CPT International

INDIGENOUS PEOPLES SOLIDARITY REFLECTION: Who is your king? Romans 13:1-7 and resisting the TPP

 

Photo courtesy CPT-Indigenous Peoples Solidarity Team. November 2015. CPTers Carrie Peters and Charles Wright were part of a CPT presence that accompanied 
and supported Haudenosaunee hunters who conducted a deer harvest in the land now known as Short Hills provincial park, in the face of protest and harassment. 
The team joined a local coalition to support the hunters and honor the treaties.

In November 2011, President Obama with then Secretary of State Hillary Clinton and National Security Advisor Tom Donilon began a publicity campaign describing how the United States would “pivot” towards Asia. With the pivot emerged a secretly negotiated trade pact, known as the Trans-Pacific Partnership (“TPP”). 

Although called a “free trade” agreement, the TPP is not solely about trade. Of the 29 draft chapters, only five deal with garden variety trade issues. The TPP is actually a grave threat to the planet because it undermines climate change measures and authorizes de-regulation of mining, land use, and biotechnology.  Alarmingly, the TPP intellectual property chapter also provides international legal protections for corporate patents on plant and animal life, granting companies ownership and sole access to all of creation. 

While most of the U.S. coverage about the TPP analyzes overall implications for ‘every day working Americans,’ with a dash of environmental vignettes, another significant aspect needs to be addressed and highlighted: TPP’s detrimental impact on First Peoples and indigenous communities located within each nation state, its continuation of the European history of conquest and exploitation. 

CPT INTERNATIONAL POEM: Advent's Eve, 2005

 
On that last day of ordinary time

Norman, Harmeet, Jim and Tom walk across a parking lot

in Baghdad and get into a van.

Years later, Jim can’t remember “those last, unremarkable motions.”

 

            The next morning (the first Sunday of Advent)

            The BBC called me at noon.

            The voice at the other end of the line was chasing rumors:

            We heard that four members of Christian Peacemaker Teams were kidnapped.

            What do you know?

 

                        What if Christians took the same risks for peace...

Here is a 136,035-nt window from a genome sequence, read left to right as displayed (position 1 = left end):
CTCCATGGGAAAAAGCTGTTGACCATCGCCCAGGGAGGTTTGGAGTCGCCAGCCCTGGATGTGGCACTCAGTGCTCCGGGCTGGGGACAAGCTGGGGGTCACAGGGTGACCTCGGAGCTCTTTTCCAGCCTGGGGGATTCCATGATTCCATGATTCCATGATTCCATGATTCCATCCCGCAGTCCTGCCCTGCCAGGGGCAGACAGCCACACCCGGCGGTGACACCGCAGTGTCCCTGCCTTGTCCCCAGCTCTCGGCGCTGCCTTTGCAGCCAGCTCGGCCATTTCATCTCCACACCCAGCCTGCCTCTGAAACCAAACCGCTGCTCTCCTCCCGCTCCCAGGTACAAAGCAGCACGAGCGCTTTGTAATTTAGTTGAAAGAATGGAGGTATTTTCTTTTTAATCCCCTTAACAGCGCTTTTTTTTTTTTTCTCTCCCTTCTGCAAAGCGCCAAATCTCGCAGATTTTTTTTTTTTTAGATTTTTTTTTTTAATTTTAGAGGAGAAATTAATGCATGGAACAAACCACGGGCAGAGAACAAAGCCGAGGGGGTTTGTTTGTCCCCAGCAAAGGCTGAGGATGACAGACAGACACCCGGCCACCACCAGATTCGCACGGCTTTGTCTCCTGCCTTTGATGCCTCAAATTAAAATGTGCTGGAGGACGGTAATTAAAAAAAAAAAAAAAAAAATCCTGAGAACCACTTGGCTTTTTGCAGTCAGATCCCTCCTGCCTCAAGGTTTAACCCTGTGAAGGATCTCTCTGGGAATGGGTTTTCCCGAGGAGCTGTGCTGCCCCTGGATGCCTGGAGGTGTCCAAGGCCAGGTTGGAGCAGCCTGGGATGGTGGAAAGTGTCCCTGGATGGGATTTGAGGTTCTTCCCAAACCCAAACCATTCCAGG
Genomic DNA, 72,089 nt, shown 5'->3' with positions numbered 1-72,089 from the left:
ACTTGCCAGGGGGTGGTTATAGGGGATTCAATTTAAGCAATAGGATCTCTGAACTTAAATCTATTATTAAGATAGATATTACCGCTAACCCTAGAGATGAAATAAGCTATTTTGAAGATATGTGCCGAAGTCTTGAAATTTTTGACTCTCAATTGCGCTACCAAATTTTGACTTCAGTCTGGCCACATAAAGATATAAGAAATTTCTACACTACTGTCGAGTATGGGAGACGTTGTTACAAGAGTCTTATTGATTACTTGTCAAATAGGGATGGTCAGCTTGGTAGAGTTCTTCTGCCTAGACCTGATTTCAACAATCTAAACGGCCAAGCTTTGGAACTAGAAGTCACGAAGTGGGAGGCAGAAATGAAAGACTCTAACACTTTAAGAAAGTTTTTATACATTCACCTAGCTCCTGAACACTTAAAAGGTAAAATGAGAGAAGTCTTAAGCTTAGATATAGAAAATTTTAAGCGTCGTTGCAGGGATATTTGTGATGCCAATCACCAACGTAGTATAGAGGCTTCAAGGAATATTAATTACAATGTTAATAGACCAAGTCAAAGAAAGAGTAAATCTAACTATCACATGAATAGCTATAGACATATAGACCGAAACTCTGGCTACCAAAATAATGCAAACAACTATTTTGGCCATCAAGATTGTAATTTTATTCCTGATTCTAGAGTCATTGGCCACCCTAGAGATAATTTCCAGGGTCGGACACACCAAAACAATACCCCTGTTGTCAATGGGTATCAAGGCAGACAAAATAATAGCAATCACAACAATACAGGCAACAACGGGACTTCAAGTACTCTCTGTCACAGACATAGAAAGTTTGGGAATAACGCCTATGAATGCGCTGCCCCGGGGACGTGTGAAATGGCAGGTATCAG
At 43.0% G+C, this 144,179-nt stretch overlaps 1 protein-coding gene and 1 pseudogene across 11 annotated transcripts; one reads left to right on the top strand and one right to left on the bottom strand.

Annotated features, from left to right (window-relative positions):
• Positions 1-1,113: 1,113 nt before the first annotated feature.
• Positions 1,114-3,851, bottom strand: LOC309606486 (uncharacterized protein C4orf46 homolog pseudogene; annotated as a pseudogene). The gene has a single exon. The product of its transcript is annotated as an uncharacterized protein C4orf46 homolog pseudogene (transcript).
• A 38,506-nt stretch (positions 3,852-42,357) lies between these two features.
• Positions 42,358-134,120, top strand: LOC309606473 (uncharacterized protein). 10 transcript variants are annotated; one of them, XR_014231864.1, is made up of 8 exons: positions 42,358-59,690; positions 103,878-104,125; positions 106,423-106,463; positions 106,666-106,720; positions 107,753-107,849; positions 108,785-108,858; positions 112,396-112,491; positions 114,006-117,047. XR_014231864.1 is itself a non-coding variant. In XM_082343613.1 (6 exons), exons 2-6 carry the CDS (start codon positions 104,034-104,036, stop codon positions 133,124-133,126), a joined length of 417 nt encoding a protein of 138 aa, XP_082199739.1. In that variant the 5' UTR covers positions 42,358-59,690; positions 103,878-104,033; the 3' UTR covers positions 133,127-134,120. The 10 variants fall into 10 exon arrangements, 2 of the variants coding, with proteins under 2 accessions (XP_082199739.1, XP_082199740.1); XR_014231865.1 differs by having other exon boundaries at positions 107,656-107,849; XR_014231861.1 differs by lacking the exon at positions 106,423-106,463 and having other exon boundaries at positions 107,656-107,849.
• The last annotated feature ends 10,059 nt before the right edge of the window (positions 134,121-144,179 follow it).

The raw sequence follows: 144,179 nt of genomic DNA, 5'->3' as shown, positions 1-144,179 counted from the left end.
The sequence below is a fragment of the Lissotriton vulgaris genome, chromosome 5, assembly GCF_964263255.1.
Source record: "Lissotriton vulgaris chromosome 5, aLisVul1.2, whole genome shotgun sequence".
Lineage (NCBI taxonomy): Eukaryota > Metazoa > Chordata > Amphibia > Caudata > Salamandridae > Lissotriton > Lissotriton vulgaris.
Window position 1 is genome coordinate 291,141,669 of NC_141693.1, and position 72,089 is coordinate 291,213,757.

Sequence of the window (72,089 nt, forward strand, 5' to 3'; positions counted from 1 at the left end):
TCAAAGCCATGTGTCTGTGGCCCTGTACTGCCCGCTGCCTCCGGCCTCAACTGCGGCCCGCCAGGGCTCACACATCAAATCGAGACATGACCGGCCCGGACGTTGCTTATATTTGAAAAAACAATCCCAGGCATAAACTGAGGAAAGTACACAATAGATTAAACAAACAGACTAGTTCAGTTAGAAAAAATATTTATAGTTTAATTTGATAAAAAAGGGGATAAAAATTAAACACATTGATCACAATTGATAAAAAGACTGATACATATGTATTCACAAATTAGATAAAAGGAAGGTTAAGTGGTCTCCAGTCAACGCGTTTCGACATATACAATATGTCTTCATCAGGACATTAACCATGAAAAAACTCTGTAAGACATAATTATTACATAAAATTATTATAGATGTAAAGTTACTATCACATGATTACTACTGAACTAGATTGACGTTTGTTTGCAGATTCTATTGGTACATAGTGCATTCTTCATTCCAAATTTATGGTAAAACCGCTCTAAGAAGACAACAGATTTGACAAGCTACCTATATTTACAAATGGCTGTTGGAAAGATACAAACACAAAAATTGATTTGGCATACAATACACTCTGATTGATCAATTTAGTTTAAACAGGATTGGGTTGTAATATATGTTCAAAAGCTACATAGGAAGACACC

Prayers for Peacemakers, November 4, 2015

Prayers for Peacemakers, November 4, 2015 

Give thanks for the ten new Peacemakers who have successfully completed the 2015 Christian Peacemaker Teams training.  Pray that the Creator will work within them to give them the strength and courage they will need to do the difficult and rewarding work of peacebuilding with our partners in Colombia, Iraqi Kurdistan, Palestine and Indigenous communities.




CPT trainees demand independent investigation into Afghan hospital bombing

“The U.S. cannot investigate itself.”

“While you’re shopping, bombs are dropping.”

These were some the core messages Christian Peacemaker Teams (CPT) conveyed through signs and chants on 9 October 2015 when it marched through the streets of Chicago, demanding an independent investigation into the hospital bombing in Kunduz, Afghanistan by the United States armed forces. On 3 October, the U.S. military carried out a bombing raid on a Doctors Without Borders hospital in Kunduz, resulting in twenty-two deaths, including ten hospital staff and twelve patients.  Doctors Without Borders is requesting an independent investigation into the bombing from the International Humanitarian Fact-finding Commission (IHFFC).

Members of CPT gathered on Friday outside of the British Consulate in downtown Chicago dressed in blood-spattered hospital attire and carrying a black coffin to symbolize the deaths at the hospital in Kunduz.   Alicia R from London delivered a letter to the British Consulate urging the British government to request an investigation by the IHFFC.  Only a member country can request such an investigation.

As the march started, chants of “while you’re shopping, bombs are dropping” and “bombing hospitals is a war crime,” echoed through the streets.  At several intersections, members of the group dramatized the bombing by falling in the middle of the street as another marcher hit them with a sign shaped as a bomb that had the letters, “USA,” on it.

The procession stopped at the Canadian Consulate where two Canadian citizen trainees had a meeting to urge the Canadian government to also request an investigation by the IHFFC. During the meeting, other members held vigil outside. They sang and handed out information about the bombing to passers-by.

The march concluded at the US Federal Building where Kody Hersh from Philadelphia, PA and Douglas Johnson Hatlem from Chicago, IL knelt in front of the main doors preventing access as they prayed. Federal security locked the doors and rerouted pedestrian traffic, while CPT members and other supporters held a prayer vigil in memory of the innocent lives lost in Kunduz, Afghanistan. 

As of Sunday 11 October, no member country has yet requested an investigation from the IHFFC and Doctors Without Borders continues to speak out against the hospital bombing.


.http://www.msf.org/article/msf-kunduz-attack-ihffc-awaits-us-afghanistan-consent-proceed-independent-investigation

CPT INTERNATIONAL: Christian Peacemaker Teams, movement building and the Detroit Peacemaker Congress

Sarah Thompson
CPT Executive Director

Christian Peacemaker Teams (CPT) began with these questions: 

What if pacifist Christians trained as hard for peace as militaries (including militant Christians) trained for war?  What if pacifist Christians (such as the Mennonites, Brethren, and Quakers) were willing to sacrifice as much for peace as a soldier is willing to sacrifice for war?  What could happen?